28 September '16..
The demise this week of former president and prime minister Shimon Peres, who served as one of the last living links with the heroic generation that founded this country, is a milestone event, the kind of moment in a nation’s life that cannot but evoke collective and personal introspection.
In death, as in life, Peres remains an intriguing conundrum. Few historical figures have left such an indelible and undeniable mark on the nation they helped to forge and lead, leaving behind a complicated legacy that stirs up a broad range of sentiments among differing sectors of the population.
For those of us on the Right, in particular, Peres’ career encompassed a complex array of actions, prompting many to wonder how best to remember the man and his legacy.
Consider the following: As defense minister in 1974, Peres played a key role in the revival of Jewish settlement in Judea and Samaria.
Despite opposition from prime minister Yitzhak Rabin, Peres pushed for and granted the approval for the establishment of Ofra, north of Ramallah, which is now a thriving community of more than 3,000 Jews.
There is a well-known photo of Peres planting a tree at the site, and it is said that the sapling remains in place until today.
And yet, barely two decades later, in 1993, Peres served as one of the architects of the Oslo process, which ultimately sought to undermine the very same Jewish presence in the territories that he had previously championed.
The Jewish presence in the holy city of Hebron also owes a debt of gratitude to Peres.
In an interview last year with the Israeli news site Walla, Hebron Jewish community spokesman Noam Arnon told a remarkable story about a meeting with Peres that took place toward the end of 1975, when he was part of a delegation of Jews headed by Rabbi Moshe Levinger who went to see the defense minister.
At the time, the Jewish community of Kiryat Arba, adjacent to Hebron, was already in existence, but no Jews yet resided in the heart of the ancient city itself.
Speaking with Peres, Rabbi Levinger raised the subject of the Avraham Avinu synagogue, which was built in 1540 in Hebron’s Jewish Quarter but had stood empty after the 1929 Arab massacre of Hebron’s Jews. When Jordan seized control over the area in 1948, they turned the site of the synagogue into a goat and donkey pen.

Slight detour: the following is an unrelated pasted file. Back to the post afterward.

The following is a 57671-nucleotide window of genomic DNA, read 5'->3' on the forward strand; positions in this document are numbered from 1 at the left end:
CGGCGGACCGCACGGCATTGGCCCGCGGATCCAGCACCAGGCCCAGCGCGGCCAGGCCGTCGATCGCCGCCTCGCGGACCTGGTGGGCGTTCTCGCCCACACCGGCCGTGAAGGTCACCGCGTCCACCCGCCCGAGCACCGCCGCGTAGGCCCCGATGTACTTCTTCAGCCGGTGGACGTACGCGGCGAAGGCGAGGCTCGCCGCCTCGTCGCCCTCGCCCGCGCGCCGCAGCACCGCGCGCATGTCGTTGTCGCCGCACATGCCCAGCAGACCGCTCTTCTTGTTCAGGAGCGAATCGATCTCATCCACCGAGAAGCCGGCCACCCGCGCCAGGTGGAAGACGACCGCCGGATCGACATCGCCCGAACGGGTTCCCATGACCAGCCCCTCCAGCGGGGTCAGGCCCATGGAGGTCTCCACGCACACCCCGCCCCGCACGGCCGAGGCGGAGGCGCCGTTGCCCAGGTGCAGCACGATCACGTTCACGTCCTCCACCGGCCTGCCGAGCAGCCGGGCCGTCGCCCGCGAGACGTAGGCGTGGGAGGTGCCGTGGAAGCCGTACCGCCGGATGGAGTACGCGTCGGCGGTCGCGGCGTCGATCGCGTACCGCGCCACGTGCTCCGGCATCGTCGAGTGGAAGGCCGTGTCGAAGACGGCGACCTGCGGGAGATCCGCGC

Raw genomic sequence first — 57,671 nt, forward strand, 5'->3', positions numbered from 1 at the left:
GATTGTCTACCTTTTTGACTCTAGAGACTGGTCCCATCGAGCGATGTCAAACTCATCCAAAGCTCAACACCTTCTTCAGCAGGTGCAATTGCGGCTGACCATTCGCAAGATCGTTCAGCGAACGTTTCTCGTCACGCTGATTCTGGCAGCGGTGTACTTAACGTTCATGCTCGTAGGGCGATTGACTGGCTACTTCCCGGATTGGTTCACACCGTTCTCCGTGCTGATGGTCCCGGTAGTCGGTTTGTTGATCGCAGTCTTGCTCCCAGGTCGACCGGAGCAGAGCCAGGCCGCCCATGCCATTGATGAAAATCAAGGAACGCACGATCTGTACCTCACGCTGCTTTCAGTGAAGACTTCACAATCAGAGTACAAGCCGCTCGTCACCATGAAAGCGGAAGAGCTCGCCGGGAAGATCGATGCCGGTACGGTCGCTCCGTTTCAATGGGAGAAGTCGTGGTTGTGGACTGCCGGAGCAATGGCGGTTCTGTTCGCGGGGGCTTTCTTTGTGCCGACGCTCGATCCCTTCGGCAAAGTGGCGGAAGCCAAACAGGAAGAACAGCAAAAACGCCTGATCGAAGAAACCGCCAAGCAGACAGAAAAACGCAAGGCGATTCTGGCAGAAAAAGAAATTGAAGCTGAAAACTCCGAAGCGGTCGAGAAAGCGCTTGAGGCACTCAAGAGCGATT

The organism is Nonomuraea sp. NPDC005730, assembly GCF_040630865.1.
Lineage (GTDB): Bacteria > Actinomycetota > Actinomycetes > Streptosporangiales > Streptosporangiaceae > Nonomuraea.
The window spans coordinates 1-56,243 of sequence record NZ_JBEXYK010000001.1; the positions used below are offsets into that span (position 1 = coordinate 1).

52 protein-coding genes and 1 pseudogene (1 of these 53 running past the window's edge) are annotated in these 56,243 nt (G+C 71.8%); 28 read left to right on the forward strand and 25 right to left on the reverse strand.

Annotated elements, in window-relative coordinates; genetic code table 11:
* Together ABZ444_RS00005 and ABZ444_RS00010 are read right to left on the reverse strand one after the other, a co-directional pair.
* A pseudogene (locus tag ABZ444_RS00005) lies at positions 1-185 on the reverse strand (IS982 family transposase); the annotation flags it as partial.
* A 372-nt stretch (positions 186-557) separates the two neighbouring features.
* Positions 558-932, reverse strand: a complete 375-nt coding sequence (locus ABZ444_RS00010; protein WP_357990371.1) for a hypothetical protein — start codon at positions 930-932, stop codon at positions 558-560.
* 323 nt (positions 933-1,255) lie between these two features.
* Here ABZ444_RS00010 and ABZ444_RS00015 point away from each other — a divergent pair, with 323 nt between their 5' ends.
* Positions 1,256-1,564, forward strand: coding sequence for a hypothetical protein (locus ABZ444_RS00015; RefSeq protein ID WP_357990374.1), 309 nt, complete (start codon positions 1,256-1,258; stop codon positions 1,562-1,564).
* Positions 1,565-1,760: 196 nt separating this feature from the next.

According to Arnon’s account, when Rabbi Levinger began to explain the sanctity of the site and its importance, Peres cut him off and said, “Do you think I am a goy and that I don’t know what a synagogue is?” Shortly thereafter, Peres granted permission to rehabilitate and refurbish the synagogue, thereby laying the groundwork for the ultimate reestablishment of Hebron’s Jewish community.
“Not that there weren’t further struggles over the matter,” Arnon recalled, “but the greatest and most important breakthrough was the meeting with Peres.”
Nevertheless, in March 2007, while serving as deputy prime minister, Peres described the presence of Jews in Hebron as an “unbearable situation.”
So what is a right-winger to make of all this? Like many of my ideological compatriots, over the past two decades I was adamantly opposed to Peres’ policies vis-à-vis the Palestinians, and especially his embrace of PLO terrorist chieftain Yasser Arafat and his willingness to cede parts of the Land of Israel to our foes.
I believed then, as I do now, that the Oslo process was the single greatest strategic disaster in the modern State of Israel’s history, and that its ramifications continue to cast a deep shadow over the country.
But I also believe there is no denying that Peres was a man who dedicated himself to the State of Israel, and that now is not the time to engage in political diatribes or denunciations.
Simply put, Peres is one of the most fascinating figures in the annals of the country, a man who took part in the uphill struggle to carve out and secure a sovereign Jewish entity in the Middle East.
His contributions to Israel’s defense, such as the development of the Jewish state’s nuclear program in the 1950s and 1960s, are indisputable, and have made us all safer.
Whatever one may have thought of the man and his policies, Peres’s death is a time to focus on his role in some of the country’s greatest triumphs, rather than to harp on his part in some of its grandest disasters.
Human beings are complex creatures, full of incongruities, and Peres was no exception.
So while I disagreed with his vision over the past 25 years, and believe it to have been decidedly misguided, the Shimon Peres I prefer to remember in light of his death is the one who demonstrated just how much one person can accomplish over the course of a lifetime.
There will be plenty of time and opportunities for future historians and analysts to assess the totality of the individual, his accomplishments and failings.
But for now, let us recall with admiration Israel’s “greatest generation,” and the man who embodied its challenges and contradictions, in all their vigor and robustness.
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